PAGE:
1 yr 2-3+ ft tall grafted & 2 yr 4-5+ ft tall grafted
trees with a 2 ft taproot and long feeder roots!
Wonderfully grown through the South, Choctaw
produces large 2”, high quality pecans high in oil content. Nuts are
produced in abundance consistently. A choice tree for the home yard being
resistant to scab and glossy dark green leaves in the summer that turn a
brilliant fall color.
Ripens in Sept. & Oct. Zones 7-9.
most outstanding feature of 'Pawnee' is its large nut size combined with
very early nut maturity. Produces a high-quality nut of medium to large
Pollinate with a Type 2 variety. Ripens
higher yielding pecan tree
that has high disease-resistance to scab, great for the home orchardist
and self pollinating! The large papershell nuts are outstanding in size
and kernel percentage. Ripens in Sept to Oct.
4-5 ft tree $35.00
An old favorite, Stuart has large soft-shell
nuts that fill out well and bear heavily. The tree grows quickly and is
widely adaptable to many soils and areas. Pollinate with a Type 1 variety.
Ripens in Oct.
How about harvesting almonds in your own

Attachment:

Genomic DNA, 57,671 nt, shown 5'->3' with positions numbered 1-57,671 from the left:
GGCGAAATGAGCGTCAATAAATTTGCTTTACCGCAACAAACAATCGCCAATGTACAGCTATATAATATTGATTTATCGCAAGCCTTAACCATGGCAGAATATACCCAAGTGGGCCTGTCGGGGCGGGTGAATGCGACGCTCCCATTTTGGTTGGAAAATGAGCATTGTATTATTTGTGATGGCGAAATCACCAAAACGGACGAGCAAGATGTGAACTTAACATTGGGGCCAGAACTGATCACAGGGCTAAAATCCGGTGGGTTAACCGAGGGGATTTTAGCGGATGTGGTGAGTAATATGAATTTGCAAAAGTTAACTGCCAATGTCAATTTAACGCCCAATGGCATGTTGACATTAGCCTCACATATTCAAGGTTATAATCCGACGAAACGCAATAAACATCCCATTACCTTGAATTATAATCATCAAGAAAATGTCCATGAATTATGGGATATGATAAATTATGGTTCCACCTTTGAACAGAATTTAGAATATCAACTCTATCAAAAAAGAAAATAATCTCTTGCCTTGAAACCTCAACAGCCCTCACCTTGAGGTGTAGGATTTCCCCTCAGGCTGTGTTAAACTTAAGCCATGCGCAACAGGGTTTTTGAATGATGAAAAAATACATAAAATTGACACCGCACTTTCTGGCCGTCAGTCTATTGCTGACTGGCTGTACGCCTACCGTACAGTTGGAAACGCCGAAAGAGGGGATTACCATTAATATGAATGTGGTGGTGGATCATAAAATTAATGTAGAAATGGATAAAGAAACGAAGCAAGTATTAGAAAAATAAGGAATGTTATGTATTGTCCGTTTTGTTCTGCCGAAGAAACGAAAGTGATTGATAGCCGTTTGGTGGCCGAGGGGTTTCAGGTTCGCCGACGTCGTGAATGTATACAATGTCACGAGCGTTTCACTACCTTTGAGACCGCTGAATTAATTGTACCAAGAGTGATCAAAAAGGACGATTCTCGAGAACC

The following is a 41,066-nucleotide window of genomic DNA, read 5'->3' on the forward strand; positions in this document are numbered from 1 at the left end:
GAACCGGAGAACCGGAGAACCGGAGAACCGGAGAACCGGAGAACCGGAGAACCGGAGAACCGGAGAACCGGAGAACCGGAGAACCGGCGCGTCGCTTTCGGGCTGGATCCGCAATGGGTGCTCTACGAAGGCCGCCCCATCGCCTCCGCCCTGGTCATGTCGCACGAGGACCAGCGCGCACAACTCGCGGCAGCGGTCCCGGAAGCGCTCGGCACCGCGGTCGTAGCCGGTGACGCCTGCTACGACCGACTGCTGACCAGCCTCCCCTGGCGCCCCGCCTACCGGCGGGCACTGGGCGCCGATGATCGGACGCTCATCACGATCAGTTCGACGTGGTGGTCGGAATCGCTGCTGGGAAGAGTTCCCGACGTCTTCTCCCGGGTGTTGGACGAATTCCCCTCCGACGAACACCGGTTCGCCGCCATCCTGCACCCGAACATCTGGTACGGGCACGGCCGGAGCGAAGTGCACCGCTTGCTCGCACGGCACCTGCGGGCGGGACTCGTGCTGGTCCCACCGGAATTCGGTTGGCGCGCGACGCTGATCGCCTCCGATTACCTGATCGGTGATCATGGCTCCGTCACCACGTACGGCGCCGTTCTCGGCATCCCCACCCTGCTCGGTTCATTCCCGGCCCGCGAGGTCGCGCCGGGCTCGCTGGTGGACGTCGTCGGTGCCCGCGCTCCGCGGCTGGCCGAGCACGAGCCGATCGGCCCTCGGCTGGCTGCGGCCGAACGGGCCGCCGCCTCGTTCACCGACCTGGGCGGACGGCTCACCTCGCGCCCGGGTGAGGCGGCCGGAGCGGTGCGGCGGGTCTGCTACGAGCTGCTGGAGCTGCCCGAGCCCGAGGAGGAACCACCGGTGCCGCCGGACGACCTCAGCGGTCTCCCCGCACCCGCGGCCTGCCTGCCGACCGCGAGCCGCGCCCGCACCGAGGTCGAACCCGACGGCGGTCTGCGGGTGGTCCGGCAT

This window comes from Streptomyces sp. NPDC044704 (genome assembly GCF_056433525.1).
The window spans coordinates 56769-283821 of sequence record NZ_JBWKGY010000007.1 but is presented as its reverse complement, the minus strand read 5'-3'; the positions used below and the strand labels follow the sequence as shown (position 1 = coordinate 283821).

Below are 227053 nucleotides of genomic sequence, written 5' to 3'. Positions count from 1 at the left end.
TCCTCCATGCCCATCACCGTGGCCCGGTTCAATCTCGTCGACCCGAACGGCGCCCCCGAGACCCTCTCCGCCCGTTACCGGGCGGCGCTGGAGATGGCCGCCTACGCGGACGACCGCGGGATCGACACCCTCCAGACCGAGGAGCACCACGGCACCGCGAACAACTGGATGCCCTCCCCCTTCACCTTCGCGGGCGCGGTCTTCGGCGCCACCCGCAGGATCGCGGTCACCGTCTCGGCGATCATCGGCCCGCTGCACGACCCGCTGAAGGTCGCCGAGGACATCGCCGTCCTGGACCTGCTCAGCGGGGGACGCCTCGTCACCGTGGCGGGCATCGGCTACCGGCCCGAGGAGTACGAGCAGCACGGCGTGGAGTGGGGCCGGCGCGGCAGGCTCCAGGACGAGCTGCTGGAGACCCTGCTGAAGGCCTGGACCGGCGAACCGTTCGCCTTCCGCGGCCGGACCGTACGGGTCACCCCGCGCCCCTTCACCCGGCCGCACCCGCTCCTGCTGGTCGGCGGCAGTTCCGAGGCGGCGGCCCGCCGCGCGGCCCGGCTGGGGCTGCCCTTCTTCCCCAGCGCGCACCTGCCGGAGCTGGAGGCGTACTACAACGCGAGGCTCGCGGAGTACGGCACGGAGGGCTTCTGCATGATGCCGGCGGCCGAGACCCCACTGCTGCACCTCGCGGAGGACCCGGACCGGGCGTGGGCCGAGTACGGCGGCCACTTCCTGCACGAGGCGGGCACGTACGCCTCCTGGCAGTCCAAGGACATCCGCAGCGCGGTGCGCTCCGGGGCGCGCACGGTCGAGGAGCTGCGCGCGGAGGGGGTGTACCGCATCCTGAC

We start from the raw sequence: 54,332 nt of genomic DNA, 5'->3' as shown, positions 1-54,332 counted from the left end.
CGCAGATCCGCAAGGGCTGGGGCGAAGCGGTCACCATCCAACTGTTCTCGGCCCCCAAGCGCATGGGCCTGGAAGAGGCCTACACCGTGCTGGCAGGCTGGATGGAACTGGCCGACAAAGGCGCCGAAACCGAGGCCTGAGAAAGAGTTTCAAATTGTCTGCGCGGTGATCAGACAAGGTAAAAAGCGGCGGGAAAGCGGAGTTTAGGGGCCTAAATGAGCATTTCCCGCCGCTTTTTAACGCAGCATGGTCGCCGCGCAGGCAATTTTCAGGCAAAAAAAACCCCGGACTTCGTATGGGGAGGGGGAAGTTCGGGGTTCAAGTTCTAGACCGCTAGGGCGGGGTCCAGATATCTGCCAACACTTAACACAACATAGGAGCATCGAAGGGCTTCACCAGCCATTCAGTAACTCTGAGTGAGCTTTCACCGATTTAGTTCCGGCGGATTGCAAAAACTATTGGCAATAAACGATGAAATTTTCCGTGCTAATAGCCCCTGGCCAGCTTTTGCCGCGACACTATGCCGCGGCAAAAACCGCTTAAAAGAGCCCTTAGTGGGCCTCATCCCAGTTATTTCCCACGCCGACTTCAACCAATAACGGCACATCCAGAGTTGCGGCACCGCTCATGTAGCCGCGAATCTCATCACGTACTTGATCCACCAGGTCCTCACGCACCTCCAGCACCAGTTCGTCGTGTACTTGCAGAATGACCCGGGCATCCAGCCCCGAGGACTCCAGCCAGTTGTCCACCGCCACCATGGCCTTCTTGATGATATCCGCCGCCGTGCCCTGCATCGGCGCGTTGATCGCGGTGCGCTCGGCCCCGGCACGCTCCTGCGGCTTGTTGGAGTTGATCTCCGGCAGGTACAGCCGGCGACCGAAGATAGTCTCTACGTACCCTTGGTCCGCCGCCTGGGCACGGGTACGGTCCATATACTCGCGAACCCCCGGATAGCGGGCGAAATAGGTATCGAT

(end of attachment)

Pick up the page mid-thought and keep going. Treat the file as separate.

yard? Treat these cousins to the peach just like a peach tree for
planting, pruning and spraying.
This hardy variety of almond is one of the best for the
home garden since it has beautiful large pink blooms, late blooming yet
early ripening and is self-pollinating.
Ripens in July. (600-800 chill hours)
Pecans are a staple of the southern gardener. The trees grow
large (50+ ft.) and add beauty to any landscape. The nuts are used in so
many different ways such as salads, breads, butters and fresh out of the
shell. We enjoy them fresh year round by keeping them in the freezer.
Plant trees 60-90 ft. apart.
For cross-pollination, plant a Type 1
(Protagynous) variety with a Type 2 (Protandrous)
variety to coordinate the correct blooming sequence. A lot of fancy
talk for having one tree ready to shed pollen when the other is ready to receive
pollen. Bearing age can be 3 to 7 years, and will vary by variety and
area. Available zinc in the soil is very important for good nut formation;
consult your local Extension Service agent for recommendations. Our trees are a
2-3 ft. height with a 2 ft. tap root and far reaching feeder roots. Prepare a
2-3 ft. deep by 3 ft. wide hole. Mix soil with composted amendments and possibly